October 22, 2009
Today I was feeling a little blue, it could be a touch of the depression that comes on every now and again when I am immersed in the homeless population. Also the hits have been low on the website this month, which also leaves me feeling a bit abandoned LOL. Today, however my twitter friends jumped in to help spread word about the new fundraiser, such support always restores my faith. This has helped boost my mood considerably. Also, my project here is showing me some frustrating truths of homelessness, which I'll discuss at some point in the future.
One of the staffers notice my mood, she asked if I was ok and put her arm around my shoulder and patted me on the back. I realized, in all the months I have been living in shelters, NO staff has ever touched me. For some staff no contact is a boundary issue,for some it is a litigation issue and for others simply a safety issue. I am not going to criticize any one's choices in this matter. One should ALWAYS do what feels right for you, not just at work but in all things trust your instincts.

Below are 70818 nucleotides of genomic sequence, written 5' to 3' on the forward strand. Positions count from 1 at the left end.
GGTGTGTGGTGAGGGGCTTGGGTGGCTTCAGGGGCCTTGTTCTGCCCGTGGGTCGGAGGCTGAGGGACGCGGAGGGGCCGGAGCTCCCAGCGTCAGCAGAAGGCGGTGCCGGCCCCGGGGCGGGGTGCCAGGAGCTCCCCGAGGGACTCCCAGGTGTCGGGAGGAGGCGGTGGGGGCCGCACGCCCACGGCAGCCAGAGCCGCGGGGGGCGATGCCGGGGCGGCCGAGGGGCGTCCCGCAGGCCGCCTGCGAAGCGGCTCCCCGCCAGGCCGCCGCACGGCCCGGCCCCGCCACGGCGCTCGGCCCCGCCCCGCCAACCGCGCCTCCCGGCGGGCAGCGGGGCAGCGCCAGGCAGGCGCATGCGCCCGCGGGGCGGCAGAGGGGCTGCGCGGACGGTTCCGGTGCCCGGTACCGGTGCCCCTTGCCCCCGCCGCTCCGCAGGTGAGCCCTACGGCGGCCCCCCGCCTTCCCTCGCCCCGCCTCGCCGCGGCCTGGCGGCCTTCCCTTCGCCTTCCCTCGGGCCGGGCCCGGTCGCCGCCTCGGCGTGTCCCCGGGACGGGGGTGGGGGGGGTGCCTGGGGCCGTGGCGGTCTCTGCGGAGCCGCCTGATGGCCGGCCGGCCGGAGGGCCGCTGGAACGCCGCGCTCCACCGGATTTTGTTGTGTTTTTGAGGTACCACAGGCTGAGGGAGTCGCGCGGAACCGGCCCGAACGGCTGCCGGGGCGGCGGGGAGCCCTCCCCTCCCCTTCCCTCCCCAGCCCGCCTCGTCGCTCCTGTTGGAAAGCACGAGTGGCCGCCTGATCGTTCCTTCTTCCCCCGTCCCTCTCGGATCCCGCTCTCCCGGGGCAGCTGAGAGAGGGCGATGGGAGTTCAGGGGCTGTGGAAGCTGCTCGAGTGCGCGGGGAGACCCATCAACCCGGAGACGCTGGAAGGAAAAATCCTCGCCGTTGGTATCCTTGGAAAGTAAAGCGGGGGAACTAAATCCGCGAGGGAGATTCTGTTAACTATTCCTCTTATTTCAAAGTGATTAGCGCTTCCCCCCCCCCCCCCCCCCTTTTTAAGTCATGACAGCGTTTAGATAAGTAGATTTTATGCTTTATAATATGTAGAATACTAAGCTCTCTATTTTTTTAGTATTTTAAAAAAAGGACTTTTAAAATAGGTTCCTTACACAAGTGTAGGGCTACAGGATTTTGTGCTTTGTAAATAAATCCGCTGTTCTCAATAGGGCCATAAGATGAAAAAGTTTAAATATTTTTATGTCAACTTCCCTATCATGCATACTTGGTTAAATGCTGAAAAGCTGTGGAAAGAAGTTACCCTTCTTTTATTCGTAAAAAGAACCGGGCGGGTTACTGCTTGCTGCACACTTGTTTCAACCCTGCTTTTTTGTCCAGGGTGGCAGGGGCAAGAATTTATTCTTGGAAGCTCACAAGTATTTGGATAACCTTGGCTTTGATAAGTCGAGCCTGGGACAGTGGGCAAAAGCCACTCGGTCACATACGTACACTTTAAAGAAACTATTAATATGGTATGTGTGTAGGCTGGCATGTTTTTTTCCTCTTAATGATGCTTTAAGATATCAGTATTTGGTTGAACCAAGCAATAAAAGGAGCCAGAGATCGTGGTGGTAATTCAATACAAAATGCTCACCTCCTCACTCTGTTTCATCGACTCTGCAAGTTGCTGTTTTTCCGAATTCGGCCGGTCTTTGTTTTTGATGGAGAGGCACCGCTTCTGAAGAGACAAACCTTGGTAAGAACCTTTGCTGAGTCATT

But I would like to share my experience that change the way I related to my clients. It was early one morning in spring of 2007... as I stood beside a table before breakfast service on the second floor of the D.I., a client from SunAlta walked by. As he passed I reach out, grab his hand and gave it a little squeeze when I said good morning. Dan seemed totally shocked, he said, "Human contact, I can't remember the last time someone just touched me". With that I threw my arms around him and said..."you never have to long for human contact as long as I'm around." He hugged me back and that was the end of that.
When I returned to work that night, things had changed, as I handed out the bed tickets half a dozen guys ask for a hug and got one. It quickly became known that I was available to dispense hugs as required. Male, female, young or old, one only had to ask. There were only two men I would not have hugged (because they had a crush on me) fortunately they never asked. It became very apparent to me how important human contact is to every human being. There is an abundance of research to support this, most of it done with infants. I still enjoy sharing hugs with my many homeless friends at the D.I. and on the road.